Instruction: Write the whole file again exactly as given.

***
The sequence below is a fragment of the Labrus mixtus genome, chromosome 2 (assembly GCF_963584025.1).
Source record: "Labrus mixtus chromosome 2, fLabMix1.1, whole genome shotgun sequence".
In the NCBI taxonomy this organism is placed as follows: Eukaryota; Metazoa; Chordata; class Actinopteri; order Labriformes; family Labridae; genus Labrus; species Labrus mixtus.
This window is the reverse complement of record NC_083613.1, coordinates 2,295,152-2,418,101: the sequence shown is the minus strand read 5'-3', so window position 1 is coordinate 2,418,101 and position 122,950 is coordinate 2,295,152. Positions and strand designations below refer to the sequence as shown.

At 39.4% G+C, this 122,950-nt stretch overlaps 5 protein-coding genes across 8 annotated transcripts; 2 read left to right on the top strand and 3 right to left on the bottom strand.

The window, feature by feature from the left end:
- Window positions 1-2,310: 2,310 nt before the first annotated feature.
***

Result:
The sequence below is a fragment of the Labrus mixtus genome, chromosome 2 (assembly GCF_963584025.1).
Source record: "Labrus mixtus chromosome 2, fLabMix1.1, whole genome shotgun sequence".
In the NCBI taxonomy this organism is placed as follows: Eukaryota; Metazoa; Chordata; class Actinopteri; order Labriformes; family Labridae; genus Labrus; species Labrus mixtus.
This window is the reverse complement of record NC_083613.1, coordinates 2,295,152-2,418,101: the sequence shown is the minus strand read 5'-3', so window position 1 is coordinate 2,418,101 and position 122,950 is coordinate 2,295,152. Positions and strand designations below refer to the sequence as shown.

At 39.4% G+C, this 122,950-nt stretch overlaps 5 protein-coding genes across 8 annotated transcripts; 2 read left to right on the top strand and 3 right to left on the bottom strand.

The window, feature by feature from the left end:
- Window positions 1-2,310: 2,310 nt before the first annotated feature.